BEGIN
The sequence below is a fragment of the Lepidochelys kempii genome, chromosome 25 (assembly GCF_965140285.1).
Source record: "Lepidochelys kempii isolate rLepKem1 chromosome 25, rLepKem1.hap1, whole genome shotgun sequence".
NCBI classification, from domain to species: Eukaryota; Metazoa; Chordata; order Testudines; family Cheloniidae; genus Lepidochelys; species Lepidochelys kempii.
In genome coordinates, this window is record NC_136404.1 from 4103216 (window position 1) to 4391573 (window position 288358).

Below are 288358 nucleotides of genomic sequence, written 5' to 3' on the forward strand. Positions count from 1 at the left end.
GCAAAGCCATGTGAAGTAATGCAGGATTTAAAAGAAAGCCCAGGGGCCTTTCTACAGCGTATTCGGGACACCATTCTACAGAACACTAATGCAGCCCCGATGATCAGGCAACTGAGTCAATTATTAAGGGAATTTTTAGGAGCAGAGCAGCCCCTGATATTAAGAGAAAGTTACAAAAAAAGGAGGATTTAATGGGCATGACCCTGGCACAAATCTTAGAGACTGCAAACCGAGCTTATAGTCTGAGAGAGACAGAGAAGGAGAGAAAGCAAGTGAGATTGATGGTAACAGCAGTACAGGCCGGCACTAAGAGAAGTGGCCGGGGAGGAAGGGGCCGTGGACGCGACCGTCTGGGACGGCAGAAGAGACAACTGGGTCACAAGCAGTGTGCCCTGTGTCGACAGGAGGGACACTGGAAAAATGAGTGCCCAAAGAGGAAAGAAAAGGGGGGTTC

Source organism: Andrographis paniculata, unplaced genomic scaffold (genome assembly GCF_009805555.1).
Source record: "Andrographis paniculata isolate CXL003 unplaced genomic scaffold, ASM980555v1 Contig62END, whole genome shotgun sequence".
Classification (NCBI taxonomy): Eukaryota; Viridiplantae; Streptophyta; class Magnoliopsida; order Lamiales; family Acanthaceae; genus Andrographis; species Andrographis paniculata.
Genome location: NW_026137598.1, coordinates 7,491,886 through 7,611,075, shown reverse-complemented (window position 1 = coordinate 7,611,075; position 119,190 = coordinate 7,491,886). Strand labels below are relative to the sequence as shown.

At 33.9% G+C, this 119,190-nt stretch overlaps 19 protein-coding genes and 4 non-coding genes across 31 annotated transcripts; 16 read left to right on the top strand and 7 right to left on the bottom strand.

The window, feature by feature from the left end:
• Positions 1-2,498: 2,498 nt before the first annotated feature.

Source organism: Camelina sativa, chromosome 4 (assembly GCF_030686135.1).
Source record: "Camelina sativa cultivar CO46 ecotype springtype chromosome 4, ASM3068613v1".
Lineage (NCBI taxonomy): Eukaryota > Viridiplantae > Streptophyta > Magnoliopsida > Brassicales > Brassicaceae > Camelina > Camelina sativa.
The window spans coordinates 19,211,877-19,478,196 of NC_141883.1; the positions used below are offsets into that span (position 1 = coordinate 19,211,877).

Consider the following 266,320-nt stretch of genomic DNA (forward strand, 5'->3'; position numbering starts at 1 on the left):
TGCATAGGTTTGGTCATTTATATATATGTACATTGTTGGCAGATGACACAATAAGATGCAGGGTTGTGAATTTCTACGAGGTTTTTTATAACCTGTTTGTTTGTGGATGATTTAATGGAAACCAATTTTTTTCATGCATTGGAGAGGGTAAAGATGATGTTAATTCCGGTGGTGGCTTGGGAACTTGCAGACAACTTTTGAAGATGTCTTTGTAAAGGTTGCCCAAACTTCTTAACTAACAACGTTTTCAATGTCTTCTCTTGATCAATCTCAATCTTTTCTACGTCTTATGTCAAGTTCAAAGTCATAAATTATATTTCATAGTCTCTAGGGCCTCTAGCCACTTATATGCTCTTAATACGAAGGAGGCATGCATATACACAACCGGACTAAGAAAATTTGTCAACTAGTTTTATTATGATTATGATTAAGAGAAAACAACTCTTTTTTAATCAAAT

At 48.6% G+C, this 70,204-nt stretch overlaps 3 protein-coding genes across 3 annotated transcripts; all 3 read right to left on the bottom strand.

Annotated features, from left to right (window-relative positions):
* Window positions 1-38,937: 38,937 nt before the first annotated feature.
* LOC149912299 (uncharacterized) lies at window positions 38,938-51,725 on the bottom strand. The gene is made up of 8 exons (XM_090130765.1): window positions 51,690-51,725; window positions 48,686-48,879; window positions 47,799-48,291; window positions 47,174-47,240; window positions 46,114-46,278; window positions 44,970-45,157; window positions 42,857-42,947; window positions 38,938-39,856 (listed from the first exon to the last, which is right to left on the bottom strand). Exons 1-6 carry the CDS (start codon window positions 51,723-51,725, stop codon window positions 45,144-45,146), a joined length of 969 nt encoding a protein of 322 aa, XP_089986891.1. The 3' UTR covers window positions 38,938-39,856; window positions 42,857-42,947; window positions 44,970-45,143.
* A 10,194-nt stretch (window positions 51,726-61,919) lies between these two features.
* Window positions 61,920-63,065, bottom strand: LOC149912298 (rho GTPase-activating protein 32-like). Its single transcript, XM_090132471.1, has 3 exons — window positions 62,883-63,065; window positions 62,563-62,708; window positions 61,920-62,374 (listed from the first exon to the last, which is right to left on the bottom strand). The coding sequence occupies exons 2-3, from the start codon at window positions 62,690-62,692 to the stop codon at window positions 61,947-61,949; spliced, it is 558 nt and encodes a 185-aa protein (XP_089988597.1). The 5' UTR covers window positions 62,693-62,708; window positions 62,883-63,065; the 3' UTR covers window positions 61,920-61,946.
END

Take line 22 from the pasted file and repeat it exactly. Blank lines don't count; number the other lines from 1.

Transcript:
* Window positions 1-38,937: 38,937 nt before the first annotated feature.